It's finally here! We've been waiting for this particular meteor shower since August 2011. Back then, we went to see the Perseid Meteor shower in Palm Springs and while it was cool, we were a little disappointed with how bright the sky was because of the moon.
So after a little research, Theresa found that the December 2012 Geminid Meteor shower would have lots of meteor per hour, multi-colored meteors, plus there would be no moon!
A month ahead of time, Theresa checked out the darkness map of Southern California and found that Barstow (about a 2.5 hour drive) got pretty dark, we could get a decent hotel, and with just a 30 minute drive we could be outside the city in one of the darkest parts of the state. Here's a light map. The black areas are the spots with no light pollution.
Unfortunately after waiting over a year and a half, when the day finally came around, we had showers and the forecast called for clouds all night. Thursday morning, we made the decision that we were going to head up there anyway. We carpooled with Jonathan and Lacey and were going to meet Jacob up there. During the drive up, we were messing around with Lacey about what these multi-colored meteors were made out of. Jonathan said it was alien poop.
When we finally arrived at 10pm, the skies were still completely cloudy. The various weather apps we looked at showed it would continue through the night, but we decided that at 3am, we'd wake up and make a game-time decision. Our plan was originally to head east, where the light pollution was zero, but it was clouded over. Instead, we drove north east towards Bakersfield. We drove for about 30 minutes and Jacob who was following in the car behind us was seeing starts out the window and had already seen 2 meteors. We headed north to get away from the city lights and drove down a gravel road.
We brought some beach chairs to sit in and watch the sky, but when Jonathan suggested we just lay out a blanket and stare straight up, that sounded like a much better idea.
We each grabbed a blanket and snuggled close to keep warm. Oh yes, I should mention that it was really cold too. The low was around 35F so we were all trying to layer up and keep warm.
We mostly faced west. I set the camera up to take 30 second exposures continuously. In this photo, you can see two different meteors streaking across the sky. There was a lot of activity going on in the sky, but there were a few times where there wasn't anything for a few minutes. Lacey (who I think was just getting bored of not seeing anything) would suddenly say there's one, to which I would reply Unverified!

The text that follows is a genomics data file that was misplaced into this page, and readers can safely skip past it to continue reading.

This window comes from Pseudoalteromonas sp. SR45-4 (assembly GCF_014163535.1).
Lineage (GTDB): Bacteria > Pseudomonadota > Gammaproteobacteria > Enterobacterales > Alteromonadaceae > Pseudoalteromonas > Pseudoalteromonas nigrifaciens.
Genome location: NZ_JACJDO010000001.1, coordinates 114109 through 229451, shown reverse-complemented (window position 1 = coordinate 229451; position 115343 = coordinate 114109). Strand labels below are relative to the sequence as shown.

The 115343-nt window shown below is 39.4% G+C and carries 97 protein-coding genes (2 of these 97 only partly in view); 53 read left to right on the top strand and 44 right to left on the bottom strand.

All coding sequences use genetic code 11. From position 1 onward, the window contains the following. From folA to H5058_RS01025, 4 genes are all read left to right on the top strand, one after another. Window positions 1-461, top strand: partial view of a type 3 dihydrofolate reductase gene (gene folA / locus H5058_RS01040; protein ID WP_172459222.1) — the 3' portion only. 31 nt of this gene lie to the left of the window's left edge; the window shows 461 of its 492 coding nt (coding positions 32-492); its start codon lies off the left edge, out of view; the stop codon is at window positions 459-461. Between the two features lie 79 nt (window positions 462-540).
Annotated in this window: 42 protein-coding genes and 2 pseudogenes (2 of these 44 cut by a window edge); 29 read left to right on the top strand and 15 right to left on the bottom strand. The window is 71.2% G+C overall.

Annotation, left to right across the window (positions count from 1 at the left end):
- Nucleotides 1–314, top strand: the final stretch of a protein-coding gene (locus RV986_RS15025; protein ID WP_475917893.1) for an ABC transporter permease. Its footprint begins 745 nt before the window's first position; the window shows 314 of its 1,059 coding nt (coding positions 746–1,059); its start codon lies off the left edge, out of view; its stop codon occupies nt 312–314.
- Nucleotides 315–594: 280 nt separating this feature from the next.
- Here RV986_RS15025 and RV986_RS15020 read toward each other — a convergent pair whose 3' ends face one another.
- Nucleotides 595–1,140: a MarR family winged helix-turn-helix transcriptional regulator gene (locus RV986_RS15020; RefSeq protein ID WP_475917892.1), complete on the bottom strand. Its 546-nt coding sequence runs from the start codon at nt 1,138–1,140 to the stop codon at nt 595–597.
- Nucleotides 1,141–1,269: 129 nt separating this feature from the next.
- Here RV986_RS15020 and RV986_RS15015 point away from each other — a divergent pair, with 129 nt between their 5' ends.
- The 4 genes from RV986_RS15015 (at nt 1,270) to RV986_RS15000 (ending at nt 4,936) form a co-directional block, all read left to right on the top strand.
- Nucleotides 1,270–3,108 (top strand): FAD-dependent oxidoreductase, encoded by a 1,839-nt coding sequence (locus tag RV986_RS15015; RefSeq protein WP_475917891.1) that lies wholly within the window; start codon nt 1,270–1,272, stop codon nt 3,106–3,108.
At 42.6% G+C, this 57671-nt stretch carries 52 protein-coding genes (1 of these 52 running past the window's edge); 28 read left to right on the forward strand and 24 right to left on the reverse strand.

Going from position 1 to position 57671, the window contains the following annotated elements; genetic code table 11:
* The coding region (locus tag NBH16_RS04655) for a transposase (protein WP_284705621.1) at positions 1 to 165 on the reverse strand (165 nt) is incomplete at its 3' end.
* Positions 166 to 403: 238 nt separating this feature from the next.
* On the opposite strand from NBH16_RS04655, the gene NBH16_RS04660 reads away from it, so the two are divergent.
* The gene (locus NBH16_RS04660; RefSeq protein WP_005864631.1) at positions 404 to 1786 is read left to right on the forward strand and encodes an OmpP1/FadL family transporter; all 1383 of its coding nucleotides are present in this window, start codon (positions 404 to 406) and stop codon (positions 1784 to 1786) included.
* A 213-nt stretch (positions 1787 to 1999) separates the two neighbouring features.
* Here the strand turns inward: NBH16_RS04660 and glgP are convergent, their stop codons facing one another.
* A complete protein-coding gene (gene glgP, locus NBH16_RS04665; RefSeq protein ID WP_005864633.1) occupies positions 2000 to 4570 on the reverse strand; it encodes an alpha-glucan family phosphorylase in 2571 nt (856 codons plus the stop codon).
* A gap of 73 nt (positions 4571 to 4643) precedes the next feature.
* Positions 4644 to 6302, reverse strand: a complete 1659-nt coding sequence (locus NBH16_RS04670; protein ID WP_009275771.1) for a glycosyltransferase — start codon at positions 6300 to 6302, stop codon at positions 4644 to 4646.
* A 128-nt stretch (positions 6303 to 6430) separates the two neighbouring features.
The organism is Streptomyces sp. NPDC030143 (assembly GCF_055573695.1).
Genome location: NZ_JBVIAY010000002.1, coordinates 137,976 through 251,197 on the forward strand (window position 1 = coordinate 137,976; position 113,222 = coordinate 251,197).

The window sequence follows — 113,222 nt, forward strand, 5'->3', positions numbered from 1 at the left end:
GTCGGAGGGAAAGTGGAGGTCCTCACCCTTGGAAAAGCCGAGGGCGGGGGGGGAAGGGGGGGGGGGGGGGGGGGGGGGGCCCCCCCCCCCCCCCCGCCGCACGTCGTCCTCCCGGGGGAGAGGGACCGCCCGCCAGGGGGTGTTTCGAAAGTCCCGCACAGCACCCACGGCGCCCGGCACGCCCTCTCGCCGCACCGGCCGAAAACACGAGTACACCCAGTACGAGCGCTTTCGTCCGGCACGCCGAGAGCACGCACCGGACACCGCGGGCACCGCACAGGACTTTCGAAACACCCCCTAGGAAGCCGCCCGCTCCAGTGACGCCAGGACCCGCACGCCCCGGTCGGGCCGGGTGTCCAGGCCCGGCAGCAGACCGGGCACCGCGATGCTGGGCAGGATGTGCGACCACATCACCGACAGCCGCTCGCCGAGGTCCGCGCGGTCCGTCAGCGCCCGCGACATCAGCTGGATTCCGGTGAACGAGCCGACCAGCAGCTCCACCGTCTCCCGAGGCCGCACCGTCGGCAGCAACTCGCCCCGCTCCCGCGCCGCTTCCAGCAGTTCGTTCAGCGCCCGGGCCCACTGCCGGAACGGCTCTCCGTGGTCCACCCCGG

The other thing I really liked doing is stacking my photos. Here is 15 minutes worth of photos stacked on top of each other.
And this is 30 minutes. Those stars are really moving (technically we're really moving)!
It was so much fun just being there with friends all staring up into this huge sky with millions of stars we never can see from where we live in the beach cities. Huddling up to each other to keep warm under the blankets, we shivered together, told stories, and laughed with each other sometimes until we cried.
One of the things that really tickled us was when we were trying to point out where we saw a meteor. Just about all of us were using a clock face to describe where we saw something, with 12 o'clock being our head, 6 o'clock being our feet, 3 o'clock was our right hand and 9 o'clock our left hand. We were describing this for a few until JB finally asked what in the world we were talking about. He was assuming North was 12 o'clock (everyone else's 3 o'clock) and East was 3 o'clock (12 o'clock for everyone else). Everyone's got their own system, and after a while we just said right side, left side, up and down.
We also saw a bunch of satellites streaking from South to North and North to South. Every once in a while, one of these would flash as it caught the sun just right. Lacey said they were using the flash to take our picture!
Most of the time, we saw quick little streaks across the sky like this one.
And this one.
But then we also saw some really awesome ones like this! It really burned bright and even had some color to it! This one had a greenish tint to it. We also saw a really bright blue one, and I could swear I saw a purple one that was also really bright.
Polaris (the North Star) is the one star in the sky that doesn't appear to move. Here's what happens when you stack a bunch of photos on top of each other and you're pointed North. Everything spirals around Polaris.
Right around 6am, the clouds started rolling in and the few lights we had around us started reflecting off them a little more. We could only see the brightest stars through the clouds and I'm sure we were missing meteors. All 5 of us saw a really bright meteor streaking directly in front of us and we figured that was a great one to end it on.
Earlier when we were driving up with all the clouds, Theresa said she'd be happy if we could only see 15 good meteors. In the end, we were out there for 2 hours and probably averaged 1 meteor a minute. We got really lucky and happened upon clear skies for the 2 hours we were really needing it. I think the only thing we'll do different next time is all bring mummy sleeping bags to be really warm in. It was totally awesome and it was even better sharing it with great friends!